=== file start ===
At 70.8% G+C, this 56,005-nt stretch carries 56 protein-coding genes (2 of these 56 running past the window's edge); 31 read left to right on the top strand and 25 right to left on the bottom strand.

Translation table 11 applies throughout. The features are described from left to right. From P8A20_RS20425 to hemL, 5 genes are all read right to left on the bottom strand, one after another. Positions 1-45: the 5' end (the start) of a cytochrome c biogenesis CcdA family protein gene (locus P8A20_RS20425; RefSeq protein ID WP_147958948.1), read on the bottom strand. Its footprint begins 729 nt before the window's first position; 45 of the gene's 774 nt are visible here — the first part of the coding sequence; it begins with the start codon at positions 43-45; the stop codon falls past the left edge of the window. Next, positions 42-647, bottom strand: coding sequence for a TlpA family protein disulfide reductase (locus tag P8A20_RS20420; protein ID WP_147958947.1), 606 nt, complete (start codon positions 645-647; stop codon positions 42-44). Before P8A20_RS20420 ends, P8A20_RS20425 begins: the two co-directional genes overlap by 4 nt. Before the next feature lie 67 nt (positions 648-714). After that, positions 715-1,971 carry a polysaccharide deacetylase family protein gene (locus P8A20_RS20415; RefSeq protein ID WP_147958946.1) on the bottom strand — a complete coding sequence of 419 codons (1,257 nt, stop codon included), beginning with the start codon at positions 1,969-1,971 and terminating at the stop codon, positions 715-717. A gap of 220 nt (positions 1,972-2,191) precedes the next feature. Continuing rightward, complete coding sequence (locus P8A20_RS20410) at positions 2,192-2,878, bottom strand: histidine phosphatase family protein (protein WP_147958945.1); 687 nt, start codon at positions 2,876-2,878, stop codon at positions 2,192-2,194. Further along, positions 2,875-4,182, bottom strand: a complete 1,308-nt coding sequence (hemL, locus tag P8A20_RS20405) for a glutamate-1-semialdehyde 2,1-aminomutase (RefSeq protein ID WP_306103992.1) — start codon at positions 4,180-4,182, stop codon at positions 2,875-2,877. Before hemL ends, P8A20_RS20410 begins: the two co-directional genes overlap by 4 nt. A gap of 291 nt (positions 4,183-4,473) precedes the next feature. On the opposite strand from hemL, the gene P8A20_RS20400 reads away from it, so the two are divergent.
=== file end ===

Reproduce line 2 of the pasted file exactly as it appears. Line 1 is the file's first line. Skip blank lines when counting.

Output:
Translation table 11 applies throughout. The features are described from left to right. From P8A20_RS20425 to hemL, 5 genes are all read right to left on the bottom strand, one after another. Positions 1-45: the 5' end (the start) of a cytochrome c biogenesis CcdA family protein gene (locus P8A20_RS20425; RefSeq protein ID WP_147958948.1), read on the bottom strand. Its footprint begins 729 nt before the window's first position; 45 of the gene's 774 nt are visible here — the first part of the coding sequence; it begins with the start codon at positions 43-45; the stop codon falls past the left edge of the window. Next, positions 42-647, bottom strand: coding sequence for a TlpA family protein disulfide reductase (locus tag P8A20_RS20420; protein ID WP_147958947.1), 606 nt, complete (start codon positions 645-647; stop codon positions 42-44). Before P8A20_RS20420 ends, P8A20_RS20425 begins: the two co-directional genes overlap by 4 nt. Before the next feature lie 67 nt (positions 648-714). After that, positions 715-1,971 carry a polysaccharide deacetylase family protein gene (locus P8A20_RS20415; RefSeq protein ID WP_147958946.1) on the bottom strand — a complete coding sequence of 419 codons (1,257 nt, stop codon included), beginning with the start codon at positions 1,969-1,971 and terminating at the stop codon, positions 715-717. A gap of 220 nt (positions 1,972-2,191) precedes the next feature. Continuing rightward, complete coding sequence (locus P8A20_RS20410) at positions 2,192-2,878, bottom strand: histidine phosphatase family protein (protein WP_147958945.1); 687 nt, start codon at positions 2,876-2,878, stop codon at positions 2,192-2,194. Further along, positions 2,875-4,182, bottom strand: a complete 1,308-nt coding sequence (hemL, locus tag P8A20_RS20405) for a glutamate-1-semialdehyde 2,1-aminomutase (RefSeq protein ID WP_306103992.1) — start codon at positions 4,180-4,182, stop codon at positions 2,875-2,877. Before hemL ends, P8A20_RS20410 begins: the two co-directional genes overlap by 4 nt. A gap of 291 nt (positions 4,183-4,473) precedes the next feature. On the opposite strand from hemL, the gene P8A20_RS20400 reads away from it, so the two are divergent.